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We were impressed when Jamaica announced they had hired crisis recovery expert Jessica Shannon(opens in a new tab) to make sense of the debris left after the COVID-19 “bomb”. Then we were even more impressed when the country opened its borders to international travellers on June 15th. The island, whose economy relies on the tourism industry to bring in a third of its income, has been a trailblazer in finding unique strategies to rebuild its previously booming market.
In a recent interview(opens in a new tab) with Forbes, Jamaica’s Minister of Tourism, Edmund C. Bartlett revealed some of the outcomes of their tourism recovery strategising.
Targeting Gen C: A New Type of Traveller
The customer ‘psychographic’ (not demographic) is one that spans generations but is united by their connectivity and concern. They are digitally orientated and concerned with the community. Jamaica is regarding this group as the overwhelming majority in a post-COVID-19 world, a group that has seen global devastation and are now wanting to see a positive change in the travel industry.
This group has new needs and concerns, and their top priority is to feel safe, a topic we have discussed(opens in a new tab) in detail. Jamaica has used this group as the target audience around which their strategies are built.
Investing in Intensive Hospitality Training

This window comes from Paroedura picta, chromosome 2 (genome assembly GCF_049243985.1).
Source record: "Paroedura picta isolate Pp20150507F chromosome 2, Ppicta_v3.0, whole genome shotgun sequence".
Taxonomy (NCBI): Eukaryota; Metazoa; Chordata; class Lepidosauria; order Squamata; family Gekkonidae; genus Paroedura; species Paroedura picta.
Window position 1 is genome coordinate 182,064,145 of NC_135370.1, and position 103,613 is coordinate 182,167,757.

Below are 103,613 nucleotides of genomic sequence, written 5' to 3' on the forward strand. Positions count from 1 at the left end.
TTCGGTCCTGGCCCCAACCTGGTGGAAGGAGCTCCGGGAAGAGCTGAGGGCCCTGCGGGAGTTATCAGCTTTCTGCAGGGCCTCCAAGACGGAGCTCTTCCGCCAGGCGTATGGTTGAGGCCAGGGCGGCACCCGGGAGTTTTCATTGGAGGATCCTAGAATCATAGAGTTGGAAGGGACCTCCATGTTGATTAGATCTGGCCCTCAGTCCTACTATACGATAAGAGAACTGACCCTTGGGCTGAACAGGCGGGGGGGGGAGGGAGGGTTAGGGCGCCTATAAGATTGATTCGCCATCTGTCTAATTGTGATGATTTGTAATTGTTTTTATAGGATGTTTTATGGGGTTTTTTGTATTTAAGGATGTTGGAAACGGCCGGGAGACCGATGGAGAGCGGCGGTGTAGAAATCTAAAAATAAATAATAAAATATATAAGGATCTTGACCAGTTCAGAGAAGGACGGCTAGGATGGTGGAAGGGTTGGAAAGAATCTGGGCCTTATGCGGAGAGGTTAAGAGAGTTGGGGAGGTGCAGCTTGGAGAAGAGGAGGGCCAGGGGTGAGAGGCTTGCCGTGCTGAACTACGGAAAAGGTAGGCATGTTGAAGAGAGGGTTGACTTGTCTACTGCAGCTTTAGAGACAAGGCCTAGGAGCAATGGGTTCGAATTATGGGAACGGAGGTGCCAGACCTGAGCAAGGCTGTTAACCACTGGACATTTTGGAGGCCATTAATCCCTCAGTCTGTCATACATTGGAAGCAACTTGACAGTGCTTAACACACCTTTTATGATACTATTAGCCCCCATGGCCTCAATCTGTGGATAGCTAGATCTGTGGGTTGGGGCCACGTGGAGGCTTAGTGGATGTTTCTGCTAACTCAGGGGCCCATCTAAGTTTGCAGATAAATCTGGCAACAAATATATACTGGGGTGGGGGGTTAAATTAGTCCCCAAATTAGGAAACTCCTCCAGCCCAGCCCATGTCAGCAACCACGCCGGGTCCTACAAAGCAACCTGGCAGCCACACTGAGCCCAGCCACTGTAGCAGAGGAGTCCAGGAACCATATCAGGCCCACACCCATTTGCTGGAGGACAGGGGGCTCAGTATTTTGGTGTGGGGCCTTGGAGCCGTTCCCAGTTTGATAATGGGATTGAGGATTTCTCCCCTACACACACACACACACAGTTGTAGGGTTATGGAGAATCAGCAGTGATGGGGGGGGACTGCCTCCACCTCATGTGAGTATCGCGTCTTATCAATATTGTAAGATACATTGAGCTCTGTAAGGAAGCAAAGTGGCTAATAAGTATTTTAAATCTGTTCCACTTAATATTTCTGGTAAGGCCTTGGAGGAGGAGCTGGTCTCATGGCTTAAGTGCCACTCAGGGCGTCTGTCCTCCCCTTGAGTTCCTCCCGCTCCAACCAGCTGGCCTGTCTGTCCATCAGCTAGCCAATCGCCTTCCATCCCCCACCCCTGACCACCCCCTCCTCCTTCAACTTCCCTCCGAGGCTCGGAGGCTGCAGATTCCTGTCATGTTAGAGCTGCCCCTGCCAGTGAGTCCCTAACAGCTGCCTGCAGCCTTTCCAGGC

The island is offering free online training programs directed specifically at hospitality staff. They are educating their workers on the country’s protocols and changes not only to ensure safety but also to improve travellers’ experiences. The country is embracing the idea of community and cooperation ensuring that all partners and associates are up to date on protocols and are supported enough to be able to reopen.
Jamaica’s tourism industry is not letting COVID-19 get the best of them. They are improving their digital processes, for example, making contactless payment readily available across the country. They are also opening up and developing communication channels, with visitors receiving health messages to remind and update them on protocols. In the words of Bartlett himself, “we will see a brand-new light at the end of the tunnel as we all come together, across regions and across industries, to address the new normal of travel and recover together.”
This is a great example of a tourism board being proactive, supporting their partners, keeping future visitors informed, and looking forward with positivity. Make sure you are keeping up to date with your own country’s protocols and making the most of any available support. If you are struggling and looking for ideas, check out Jamaica’s strategy(opens in a new tab) and see if you can pick up a few tips to implement yourself!
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